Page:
Sunday, December 13, 2015

Of Ersatz and 3D-Printed NZLAVs

A while back I made a post about the S&S models NZLAV (click here to see that post). While a very nice kit, it has a major disadvantages of price and postage costs. This means that to represent a typical squadron of LAVs on a one to one basis I would require a minimum of 16 NZLAVs.

Left to Right: S&S NZLAV, Ersatz NZLAV, and a Maisto LAV-25.

To do this with the excellent S&S Models kit would work out at around over NZ$450, not including postage for them from the UK to NZ. Given this I needed to find another solution. The most logical and immediate solution was to get 3D printed vehicles.

This option was pursued but would ultimately take significantly longer than expected to produce results due to a number of false starts.

Left to Right: 2x  Maisto LAV-25s, (the middle one is starting the conversion process towards becoming a Ersatz NZLAV), and  a Bravo Team  Stryker.
So I started to see if I could produce the required vehicles by converting diecast Maisto L-25s into NZLAVs. The first challenge was trying to source enough vehicles to do this. My source of vehicles was The Warehouse ( A large nationwide chain of big box stores in NZ that sold them for around NZ$8-$10 each), but each branch only carried a very small number of the LAV-25s. Fortunately I was ably assisted by family and friends in tracking these down, in particular by Will who tracked down a large number in various stores throughout Auckland and then mailed them down to me.

The large plastic gun barrel is replaced by a metal pin.
The process of getting all these diecasts together for conversion took time, so I had to find an immediate substitute, which I found in the form of 1/72 Strykers, a number of which were provided by Kirk. I am going to continue work on the conversions, as this will mean that I will have another squadron of LAVs available.

From Left to Right: Freshly printed NZLAV, assembled and unpainted, and final painted model.
Despite the problems with making ersatz NZLAVs, and having the  Strykers available, I continued to pursue getting 3D printed NZLAVs, and finally I managed to get some produced.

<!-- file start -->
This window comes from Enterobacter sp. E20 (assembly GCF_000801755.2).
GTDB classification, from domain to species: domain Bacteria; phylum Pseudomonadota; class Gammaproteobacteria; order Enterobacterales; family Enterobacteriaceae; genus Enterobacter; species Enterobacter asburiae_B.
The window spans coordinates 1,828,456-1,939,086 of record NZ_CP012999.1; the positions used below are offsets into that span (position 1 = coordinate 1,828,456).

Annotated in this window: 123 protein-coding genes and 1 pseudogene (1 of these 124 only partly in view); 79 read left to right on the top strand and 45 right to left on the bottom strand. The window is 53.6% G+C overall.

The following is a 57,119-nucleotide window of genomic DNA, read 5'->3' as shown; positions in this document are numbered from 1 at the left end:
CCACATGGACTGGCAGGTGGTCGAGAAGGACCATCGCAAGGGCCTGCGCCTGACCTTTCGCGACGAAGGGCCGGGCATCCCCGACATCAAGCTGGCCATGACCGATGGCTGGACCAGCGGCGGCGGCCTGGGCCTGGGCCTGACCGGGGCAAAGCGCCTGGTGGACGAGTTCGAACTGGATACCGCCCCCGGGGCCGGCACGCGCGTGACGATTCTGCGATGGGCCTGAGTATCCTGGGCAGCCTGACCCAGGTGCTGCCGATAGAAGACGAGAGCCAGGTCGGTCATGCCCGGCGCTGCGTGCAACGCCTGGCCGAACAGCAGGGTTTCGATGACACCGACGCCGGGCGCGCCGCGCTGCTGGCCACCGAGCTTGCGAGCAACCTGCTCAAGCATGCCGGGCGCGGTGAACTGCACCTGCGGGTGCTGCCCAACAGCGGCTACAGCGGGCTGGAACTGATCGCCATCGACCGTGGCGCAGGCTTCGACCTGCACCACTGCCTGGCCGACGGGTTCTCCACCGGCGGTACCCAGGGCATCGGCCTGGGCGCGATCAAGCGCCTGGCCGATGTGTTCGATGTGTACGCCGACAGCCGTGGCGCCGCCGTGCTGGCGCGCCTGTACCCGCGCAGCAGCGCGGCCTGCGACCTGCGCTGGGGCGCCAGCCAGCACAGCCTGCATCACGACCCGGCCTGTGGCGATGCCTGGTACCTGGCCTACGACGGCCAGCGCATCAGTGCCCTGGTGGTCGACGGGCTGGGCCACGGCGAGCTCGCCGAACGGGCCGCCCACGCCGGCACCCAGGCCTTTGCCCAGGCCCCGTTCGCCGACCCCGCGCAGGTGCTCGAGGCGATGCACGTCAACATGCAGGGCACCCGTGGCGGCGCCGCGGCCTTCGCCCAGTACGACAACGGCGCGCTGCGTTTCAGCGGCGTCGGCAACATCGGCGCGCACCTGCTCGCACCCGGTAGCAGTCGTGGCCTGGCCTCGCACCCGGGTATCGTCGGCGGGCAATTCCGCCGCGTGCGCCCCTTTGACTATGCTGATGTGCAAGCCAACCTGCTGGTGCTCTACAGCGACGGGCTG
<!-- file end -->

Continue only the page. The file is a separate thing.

3D Printed NZLAVs and the S&S model NZLAV
The biggest hurdle with the printed models is to remove them from the cocoon of plastic that they are printed in. This is a very time consuming process, but certainly less than the 4 hours it takes to print a NZLAV hull. 

S&S NZLAV is flanked by two 3D printed models.
The plastic used is the same type as used in Lego, so it will put up with a great deal for handling. It also takes paint well.

3D printed NZLAVs and a Javelin team from Wartime Miniatures.
I have added some extra details, such as coils of wire and jerry cans to the models, and am going to add spare wheels to some of them as well. I might even add a light obstacle blade, and I am toying with the idea of painted one up in a MERDEC scheme - such Paul at Plastic Warriors has done here.

Monday, December 7, 2015

Offensive Support

This weekend I finished off some projects that had been on the back burner for the last couple of months. The first project was finishing off a pair of scratch-built US 4.2" mortars for Mr K. I used some mortar parts from a Battlefront M-113 sprue and some Esci sand bags to quickly bodge up something that roughly looks the part. I then neglected to paint them for around three months!

Foreground: US 4.2" Mortars. Background: 81mm Mortars.

The same as the picture above.
 The three 81mm Mortar teams are to go with the support weapons in my previous post. They are Pegasus WW2 Germans that has been crudely modified using a scalpel and liquid green stuff, and then given a rough paint conversion.

Crude but possibly effective.
Since there has been a trend towards having heavier mortars, I also converted some of the Pegasus WW2 German  120mm mortars and crew using the same methods.

120mm Mortars. A useful piece of indirect fire support.
The last piece of offensive support I finished off were four more 105mm Light Guns. Three of these are intended to replace the scratch built guns I made here. The forth gun will also replace one that had the barrel at a high angle and has been broken and repaired a couple of times this year.

105mm guns, made from the Airfix/JB Models kit.

A different view of the above.
 So all in all, a rather nice collection of offensive support elements!

A collection of mortars.

Wednesday, December 2, 2015

Support Weapons

It has been a while since I've made a post in the blog, but I haven't been idle! Here are some pictures of some figures I have recently finished painting.

The whole bunch.

GPMGs. Mix of Revell Modern British and Esci Modern Americans.

The .50cal is a Caesar Modern American, while the HMG and crew are Elhiem Modern Americans. 

 GMG and crew are Elhiem Modern Americans.

Javelin teams are Modern Australians from Wartime Miniatures.
In painting these I have made the deliberate decision not to attempt the multicam of the current NZ Army uniform, as previous efforts have once a wash has been applied become rather indistinct at at distance. The figures seem to pass muster without the extra detail so I am rather happy with the overall result.